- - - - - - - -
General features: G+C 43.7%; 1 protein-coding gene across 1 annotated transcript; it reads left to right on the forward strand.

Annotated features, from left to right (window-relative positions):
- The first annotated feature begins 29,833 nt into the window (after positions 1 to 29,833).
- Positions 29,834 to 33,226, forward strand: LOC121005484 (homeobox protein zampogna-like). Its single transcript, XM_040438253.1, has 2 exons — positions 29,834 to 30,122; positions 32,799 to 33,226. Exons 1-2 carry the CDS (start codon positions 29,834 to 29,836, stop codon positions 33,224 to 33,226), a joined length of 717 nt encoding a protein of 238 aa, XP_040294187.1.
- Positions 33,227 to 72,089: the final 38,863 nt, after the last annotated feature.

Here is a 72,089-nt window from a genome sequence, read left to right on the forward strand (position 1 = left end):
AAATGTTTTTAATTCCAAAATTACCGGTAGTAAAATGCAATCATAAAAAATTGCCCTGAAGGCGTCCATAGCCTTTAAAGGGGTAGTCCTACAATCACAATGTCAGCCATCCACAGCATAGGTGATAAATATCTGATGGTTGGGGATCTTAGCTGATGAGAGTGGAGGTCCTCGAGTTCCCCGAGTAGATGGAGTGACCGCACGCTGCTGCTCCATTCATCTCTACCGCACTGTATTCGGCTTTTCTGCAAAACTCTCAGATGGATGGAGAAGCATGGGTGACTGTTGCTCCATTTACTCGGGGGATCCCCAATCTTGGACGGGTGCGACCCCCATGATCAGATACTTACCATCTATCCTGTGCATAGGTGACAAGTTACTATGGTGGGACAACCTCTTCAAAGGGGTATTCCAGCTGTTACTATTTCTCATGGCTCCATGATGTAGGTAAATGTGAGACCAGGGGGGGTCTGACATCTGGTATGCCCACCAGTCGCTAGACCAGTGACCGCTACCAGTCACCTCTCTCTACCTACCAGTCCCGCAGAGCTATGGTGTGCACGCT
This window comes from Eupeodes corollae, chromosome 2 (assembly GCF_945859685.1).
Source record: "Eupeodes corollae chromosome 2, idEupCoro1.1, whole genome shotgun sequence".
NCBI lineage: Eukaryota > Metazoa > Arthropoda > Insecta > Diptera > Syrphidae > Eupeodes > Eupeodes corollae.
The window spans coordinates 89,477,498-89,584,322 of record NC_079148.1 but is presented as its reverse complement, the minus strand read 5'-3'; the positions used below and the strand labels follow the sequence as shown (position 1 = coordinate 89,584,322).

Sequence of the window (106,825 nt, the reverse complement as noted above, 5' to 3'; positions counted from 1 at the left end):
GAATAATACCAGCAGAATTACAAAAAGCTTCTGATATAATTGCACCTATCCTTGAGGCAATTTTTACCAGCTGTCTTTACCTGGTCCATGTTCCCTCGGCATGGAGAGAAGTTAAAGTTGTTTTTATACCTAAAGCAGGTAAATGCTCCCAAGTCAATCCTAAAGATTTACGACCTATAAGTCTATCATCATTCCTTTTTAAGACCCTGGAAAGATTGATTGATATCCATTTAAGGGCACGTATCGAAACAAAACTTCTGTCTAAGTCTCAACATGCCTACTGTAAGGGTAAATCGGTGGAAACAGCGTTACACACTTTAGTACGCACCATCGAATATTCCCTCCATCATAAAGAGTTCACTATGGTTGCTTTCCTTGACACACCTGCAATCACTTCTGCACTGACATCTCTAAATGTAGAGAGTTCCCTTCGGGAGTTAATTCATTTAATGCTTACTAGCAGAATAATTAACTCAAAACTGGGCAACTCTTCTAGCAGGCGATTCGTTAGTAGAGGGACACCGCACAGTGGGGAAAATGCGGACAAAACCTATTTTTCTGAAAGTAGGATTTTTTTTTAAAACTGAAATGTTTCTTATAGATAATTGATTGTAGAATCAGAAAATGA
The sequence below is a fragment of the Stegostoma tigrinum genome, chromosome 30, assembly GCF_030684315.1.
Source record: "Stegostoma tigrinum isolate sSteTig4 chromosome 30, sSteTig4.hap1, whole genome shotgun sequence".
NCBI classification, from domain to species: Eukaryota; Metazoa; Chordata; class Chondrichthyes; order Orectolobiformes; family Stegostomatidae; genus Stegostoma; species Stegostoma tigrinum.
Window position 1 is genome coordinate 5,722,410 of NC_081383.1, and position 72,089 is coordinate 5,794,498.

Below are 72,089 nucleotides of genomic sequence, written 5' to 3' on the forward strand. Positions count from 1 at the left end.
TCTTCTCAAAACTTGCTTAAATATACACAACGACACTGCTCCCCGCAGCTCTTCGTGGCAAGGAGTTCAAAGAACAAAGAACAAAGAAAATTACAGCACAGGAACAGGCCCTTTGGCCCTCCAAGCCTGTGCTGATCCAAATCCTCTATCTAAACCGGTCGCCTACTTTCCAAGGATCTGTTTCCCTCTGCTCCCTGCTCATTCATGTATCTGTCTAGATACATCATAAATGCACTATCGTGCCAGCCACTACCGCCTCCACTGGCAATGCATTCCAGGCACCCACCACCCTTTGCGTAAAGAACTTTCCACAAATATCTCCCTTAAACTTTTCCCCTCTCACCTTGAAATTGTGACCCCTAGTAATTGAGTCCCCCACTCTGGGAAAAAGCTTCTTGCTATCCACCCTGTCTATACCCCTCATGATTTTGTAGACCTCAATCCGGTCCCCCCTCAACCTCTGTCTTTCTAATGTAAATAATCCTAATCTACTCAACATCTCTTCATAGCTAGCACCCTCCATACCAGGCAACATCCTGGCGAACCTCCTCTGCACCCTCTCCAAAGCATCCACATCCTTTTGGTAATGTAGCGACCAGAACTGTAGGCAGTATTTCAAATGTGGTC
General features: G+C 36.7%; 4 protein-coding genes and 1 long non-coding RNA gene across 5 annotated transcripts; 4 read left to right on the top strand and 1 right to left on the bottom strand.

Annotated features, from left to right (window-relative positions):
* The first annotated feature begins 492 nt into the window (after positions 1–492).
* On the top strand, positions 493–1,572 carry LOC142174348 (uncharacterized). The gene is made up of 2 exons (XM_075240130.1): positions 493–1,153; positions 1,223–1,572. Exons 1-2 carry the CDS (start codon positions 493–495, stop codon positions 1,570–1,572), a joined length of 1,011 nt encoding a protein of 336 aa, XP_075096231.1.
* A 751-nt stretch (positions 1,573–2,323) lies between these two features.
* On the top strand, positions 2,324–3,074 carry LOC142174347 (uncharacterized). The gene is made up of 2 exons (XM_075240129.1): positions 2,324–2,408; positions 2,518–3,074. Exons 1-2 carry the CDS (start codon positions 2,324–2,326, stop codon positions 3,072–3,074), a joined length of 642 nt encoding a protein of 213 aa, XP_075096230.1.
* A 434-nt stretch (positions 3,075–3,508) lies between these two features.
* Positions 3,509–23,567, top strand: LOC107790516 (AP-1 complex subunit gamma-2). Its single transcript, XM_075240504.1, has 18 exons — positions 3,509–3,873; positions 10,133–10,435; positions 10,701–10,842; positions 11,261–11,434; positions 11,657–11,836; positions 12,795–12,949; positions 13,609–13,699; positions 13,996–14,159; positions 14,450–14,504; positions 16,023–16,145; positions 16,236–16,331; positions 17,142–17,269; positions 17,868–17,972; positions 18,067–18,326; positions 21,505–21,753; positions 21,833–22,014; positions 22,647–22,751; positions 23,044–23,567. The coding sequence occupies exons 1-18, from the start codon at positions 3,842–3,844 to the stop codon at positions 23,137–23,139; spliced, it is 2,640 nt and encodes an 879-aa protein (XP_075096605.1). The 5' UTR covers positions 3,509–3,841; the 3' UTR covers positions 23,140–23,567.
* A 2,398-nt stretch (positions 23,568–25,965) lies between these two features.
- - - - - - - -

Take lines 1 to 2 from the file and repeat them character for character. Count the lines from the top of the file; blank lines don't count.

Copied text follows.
General features: G+C 43.7%; 1 protein-coding gene across 1 annotated transcript; it reads left to right on the forward strand.

Annotated features, from left to right (window-relative positions):